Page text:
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The ‘postmodern economy’ was a con

Published in Business Spectator (Melbourne), 8 April 2010

When Tony Blair became British Prime Minister in 1997, the soundtrack to his election campaign had been D:Ream’s Things can only get better. Nothing more accurately encapsulated the spirit of the time. Gone were the painful economic reforms of the Thatcher and Major years; in came ‘Cool Britannia’, the world’s first postmodern economy.

‘Cool Britannia’ was different from anything the world had ever seen. It was a country in which there was no place for assembly lines, hard work, or ingenious engineering. In Blair’s new wonderland, skills and toil were not required to get ‘filthy rich’, as cabinet minister Peter Mandelson put it. Larry Elliot and Dan Atkinson, economics editors at The Guardian and The Mail on Sunday respectively, christened this the ‘bullshit economy: with luck and attitude, you can make a tiny amount of talent go a very long way’.

At the time, a London-based think-tank identified Britain’s new ‘paradigm trades’ as “hairdressers (and other bodily improvers), management consultants, celebrities and managers”. And what was the name of the think tank that gave us this fascinating analysis? The Work Foundation. Yeah, right.

Fast-forward 13 years, and Blair’s election song still rings true, if only because today it seems things cannot get any worse. Strikes are looming, private and public debt are out of control, and the country is tumbling towards an election on May 6 that only politicians with masochist inclinations would want to win.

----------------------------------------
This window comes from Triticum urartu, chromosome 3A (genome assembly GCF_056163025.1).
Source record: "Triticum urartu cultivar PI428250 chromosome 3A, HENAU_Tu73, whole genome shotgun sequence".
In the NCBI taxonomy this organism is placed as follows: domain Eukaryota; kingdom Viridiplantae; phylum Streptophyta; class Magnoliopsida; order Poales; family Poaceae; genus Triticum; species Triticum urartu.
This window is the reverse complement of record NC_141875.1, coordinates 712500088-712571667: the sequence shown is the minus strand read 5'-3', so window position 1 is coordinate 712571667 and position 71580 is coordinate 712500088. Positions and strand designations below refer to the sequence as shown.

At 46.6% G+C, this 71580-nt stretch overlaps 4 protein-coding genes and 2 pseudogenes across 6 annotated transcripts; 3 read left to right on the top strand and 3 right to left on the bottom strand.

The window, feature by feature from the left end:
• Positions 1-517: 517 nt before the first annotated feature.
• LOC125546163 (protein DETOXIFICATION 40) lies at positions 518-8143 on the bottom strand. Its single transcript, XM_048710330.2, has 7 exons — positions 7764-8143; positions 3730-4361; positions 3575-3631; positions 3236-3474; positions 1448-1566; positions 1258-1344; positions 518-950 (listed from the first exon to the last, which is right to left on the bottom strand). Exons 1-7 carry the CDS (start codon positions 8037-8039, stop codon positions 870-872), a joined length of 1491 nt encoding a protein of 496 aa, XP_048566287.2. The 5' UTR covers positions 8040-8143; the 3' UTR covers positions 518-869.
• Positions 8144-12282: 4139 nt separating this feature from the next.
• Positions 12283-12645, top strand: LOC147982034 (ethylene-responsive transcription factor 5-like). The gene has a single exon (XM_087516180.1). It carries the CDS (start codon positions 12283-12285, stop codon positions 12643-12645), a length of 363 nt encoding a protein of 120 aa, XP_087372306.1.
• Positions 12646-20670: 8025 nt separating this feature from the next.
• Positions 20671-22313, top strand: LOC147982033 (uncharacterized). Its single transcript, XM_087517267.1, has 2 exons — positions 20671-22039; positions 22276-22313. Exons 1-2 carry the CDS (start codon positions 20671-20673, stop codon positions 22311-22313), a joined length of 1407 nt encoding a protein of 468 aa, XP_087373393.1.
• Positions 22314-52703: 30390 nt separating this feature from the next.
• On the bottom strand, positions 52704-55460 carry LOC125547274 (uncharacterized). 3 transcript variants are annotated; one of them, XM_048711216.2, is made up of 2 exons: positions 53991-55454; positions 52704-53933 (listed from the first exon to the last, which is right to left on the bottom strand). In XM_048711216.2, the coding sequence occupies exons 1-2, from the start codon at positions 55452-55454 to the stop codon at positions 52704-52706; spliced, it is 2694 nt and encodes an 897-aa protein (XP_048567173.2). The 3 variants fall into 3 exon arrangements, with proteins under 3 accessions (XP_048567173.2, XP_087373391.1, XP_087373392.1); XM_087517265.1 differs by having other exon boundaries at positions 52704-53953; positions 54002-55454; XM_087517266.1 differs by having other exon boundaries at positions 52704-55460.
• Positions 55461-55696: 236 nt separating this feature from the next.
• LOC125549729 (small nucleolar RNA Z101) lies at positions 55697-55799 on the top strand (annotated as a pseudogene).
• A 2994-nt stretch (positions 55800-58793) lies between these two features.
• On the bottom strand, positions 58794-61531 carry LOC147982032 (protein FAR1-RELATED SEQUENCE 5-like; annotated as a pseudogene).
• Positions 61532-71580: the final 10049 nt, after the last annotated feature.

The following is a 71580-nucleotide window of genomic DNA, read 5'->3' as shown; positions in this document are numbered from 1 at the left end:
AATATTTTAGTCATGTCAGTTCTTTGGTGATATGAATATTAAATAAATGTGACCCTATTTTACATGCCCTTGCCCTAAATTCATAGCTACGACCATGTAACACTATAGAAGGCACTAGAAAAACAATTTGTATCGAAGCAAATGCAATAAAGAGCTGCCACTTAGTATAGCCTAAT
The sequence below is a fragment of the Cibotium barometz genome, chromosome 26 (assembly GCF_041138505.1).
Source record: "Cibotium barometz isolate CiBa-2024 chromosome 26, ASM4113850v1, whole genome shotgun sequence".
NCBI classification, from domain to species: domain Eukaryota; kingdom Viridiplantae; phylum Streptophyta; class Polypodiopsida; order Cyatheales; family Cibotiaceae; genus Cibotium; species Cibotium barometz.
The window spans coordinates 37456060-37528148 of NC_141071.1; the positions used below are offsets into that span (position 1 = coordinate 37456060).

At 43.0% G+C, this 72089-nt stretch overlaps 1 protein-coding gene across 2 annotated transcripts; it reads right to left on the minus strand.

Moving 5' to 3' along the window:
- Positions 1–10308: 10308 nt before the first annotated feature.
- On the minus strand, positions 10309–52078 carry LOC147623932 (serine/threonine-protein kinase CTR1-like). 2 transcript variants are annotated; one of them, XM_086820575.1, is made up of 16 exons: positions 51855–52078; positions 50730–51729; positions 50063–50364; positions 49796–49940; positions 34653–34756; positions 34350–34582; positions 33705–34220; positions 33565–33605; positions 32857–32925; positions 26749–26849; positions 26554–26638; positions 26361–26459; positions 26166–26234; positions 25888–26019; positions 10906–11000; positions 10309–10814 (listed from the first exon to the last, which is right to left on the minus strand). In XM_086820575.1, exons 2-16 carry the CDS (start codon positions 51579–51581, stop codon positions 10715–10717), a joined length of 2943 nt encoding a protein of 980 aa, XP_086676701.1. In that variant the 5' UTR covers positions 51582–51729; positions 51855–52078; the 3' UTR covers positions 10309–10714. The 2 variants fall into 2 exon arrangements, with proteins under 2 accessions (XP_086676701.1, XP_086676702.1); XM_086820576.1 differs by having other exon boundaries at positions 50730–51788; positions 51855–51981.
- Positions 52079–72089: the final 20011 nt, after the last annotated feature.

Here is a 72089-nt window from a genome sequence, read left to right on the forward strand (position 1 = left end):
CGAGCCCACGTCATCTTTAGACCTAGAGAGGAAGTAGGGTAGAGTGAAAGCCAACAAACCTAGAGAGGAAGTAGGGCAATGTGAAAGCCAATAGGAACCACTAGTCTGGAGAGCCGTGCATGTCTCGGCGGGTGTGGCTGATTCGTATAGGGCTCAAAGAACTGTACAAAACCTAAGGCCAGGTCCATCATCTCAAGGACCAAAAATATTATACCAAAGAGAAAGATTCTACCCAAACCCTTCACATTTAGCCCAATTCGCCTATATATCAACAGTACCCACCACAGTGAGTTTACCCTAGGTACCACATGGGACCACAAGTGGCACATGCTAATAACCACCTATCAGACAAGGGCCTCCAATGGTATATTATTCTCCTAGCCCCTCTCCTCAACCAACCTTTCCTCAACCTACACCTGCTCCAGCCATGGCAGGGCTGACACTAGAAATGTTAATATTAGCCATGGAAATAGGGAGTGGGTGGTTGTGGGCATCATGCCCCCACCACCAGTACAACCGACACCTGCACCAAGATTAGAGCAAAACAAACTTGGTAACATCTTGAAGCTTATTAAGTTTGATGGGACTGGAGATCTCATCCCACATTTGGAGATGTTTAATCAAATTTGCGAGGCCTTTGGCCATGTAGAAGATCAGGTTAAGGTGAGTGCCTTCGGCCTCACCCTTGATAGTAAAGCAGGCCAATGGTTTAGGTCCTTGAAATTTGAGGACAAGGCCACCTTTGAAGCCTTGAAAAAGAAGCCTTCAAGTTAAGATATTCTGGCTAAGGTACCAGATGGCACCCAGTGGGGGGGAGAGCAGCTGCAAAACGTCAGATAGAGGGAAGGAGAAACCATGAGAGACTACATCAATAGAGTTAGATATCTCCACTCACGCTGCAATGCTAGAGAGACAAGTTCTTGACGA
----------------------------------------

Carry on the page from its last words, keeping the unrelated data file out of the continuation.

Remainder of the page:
The country is waking up from the collective fantasy that once was ‘Cool Britannia.’ Its so-called postmodern economy now looks distinctly dated. British celebrities wear recession chic, managers mourn their stock market losses, and consultants have to make do without their huge bonus payments. Whatever happened to the hairdressers is anyone’s guess, and who knows what those other ‘bodily improvers’ were doing anyway?

Suddenly the British realise that it was perhaps a tad premature to wave goodbye to the old economy that actually produced things other than hot air. The same circles that used to feel smug vis-à-vis manufacturing reptiles like Japan and Germany are now debating how to develop a new industrial base in Britain. Given the sorry state of Britain’s secondary sector, this is much easier said than done. After an era of de-industrialisation, there is little left on which a revival of British manufacturing could be built.

The weight of Britain’s manufacturing sector has dropped dramatically over the past decades. In 1970, it accounted for almost a third of the UK economy. This has fallen to 11.3 percent in the third quarter of 2009. It was a steady decline where it hardly mattered which party governed.

Employment in manufacturing went down, too. In 1978, the sector employed 6.9 million people or 28.5 percent of all employees. The respective figures for today are just 2.6 million workers or 10 percent.

Perhaps even more worryingly, the innovative capacity of Britain is in decline if patent registrations are anything to go by. Between 2003 and 2008, the number of patents granted to UK residents fell from 3,646 to just 2,070 – a 43 percent decline in just five years. At this level, the UK is miles behind the patents output of countries like the US, Japan or China. Even North Korea granted twice the number of patents to its residents than the British, according to the World Intellectual Property Organization.